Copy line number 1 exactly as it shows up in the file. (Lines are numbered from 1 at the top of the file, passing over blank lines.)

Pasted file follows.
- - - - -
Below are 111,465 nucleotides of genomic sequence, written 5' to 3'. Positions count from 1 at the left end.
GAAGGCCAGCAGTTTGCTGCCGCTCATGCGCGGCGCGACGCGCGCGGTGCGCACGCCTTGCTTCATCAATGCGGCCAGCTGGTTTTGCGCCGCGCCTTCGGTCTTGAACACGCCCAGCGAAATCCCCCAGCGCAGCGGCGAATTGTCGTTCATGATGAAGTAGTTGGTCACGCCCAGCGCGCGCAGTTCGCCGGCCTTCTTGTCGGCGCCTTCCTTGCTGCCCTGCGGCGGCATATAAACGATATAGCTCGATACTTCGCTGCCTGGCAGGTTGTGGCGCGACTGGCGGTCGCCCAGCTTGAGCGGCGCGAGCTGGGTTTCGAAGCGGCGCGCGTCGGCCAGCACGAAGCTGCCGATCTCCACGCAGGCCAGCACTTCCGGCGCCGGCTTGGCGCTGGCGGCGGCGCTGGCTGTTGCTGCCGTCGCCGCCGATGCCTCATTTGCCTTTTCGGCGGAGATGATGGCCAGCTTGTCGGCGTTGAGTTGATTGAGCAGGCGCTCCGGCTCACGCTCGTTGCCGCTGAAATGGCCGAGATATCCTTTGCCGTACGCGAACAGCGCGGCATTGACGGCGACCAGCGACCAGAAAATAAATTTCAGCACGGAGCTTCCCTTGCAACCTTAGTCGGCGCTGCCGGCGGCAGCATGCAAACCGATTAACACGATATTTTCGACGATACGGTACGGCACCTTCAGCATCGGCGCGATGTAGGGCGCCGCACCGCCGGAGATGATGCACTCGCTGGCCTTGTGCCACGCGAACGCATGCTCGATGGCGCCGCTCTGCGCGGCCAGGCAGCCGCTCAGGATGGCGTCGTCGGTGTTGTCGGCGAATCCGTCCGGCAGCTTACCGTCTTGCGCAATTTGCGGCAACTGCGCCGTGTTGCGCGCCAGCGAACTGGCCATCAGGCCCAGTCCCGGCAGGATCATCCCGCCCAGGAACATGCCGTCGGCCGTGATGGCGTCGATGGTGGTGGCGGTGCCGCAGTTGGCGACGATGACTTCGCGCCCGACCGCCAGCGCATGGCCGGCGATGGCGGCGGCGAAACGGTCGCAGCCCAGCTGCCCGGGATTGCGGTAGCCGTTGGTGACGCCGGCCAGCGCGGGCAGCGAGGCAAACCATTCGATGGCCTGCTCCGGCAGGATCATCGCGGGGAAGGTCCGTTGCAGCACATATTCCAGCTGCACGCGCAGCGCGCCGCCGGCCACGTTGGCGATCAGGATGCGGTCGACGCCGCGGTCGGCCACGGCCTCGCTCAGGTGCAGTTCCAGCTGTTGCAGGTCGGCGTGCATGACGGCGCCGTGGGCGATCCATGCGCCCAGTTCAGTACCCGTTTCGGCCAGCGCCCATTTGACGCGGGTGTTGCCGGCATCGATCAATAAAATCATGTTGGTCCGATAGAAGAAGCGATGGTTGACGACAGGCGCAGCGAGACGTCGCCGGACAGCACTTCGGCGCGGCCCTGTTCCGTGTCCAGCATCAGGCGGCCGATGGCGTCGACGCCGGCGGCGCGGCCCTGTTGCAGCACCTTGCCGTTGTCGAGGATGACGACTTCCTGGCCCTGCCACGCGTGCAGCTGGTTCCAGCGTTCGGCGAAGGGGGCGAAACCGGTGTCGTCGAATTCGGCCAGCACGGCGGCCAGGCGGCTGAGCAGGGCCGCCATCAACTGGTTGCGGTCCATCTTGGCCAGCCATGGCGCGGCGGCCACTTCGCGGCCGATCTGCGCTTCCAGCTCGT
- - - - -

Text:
Below are 111,465 nucleotides of genomic sequence, written 5' to 3'. Positions count from 1 at the left end.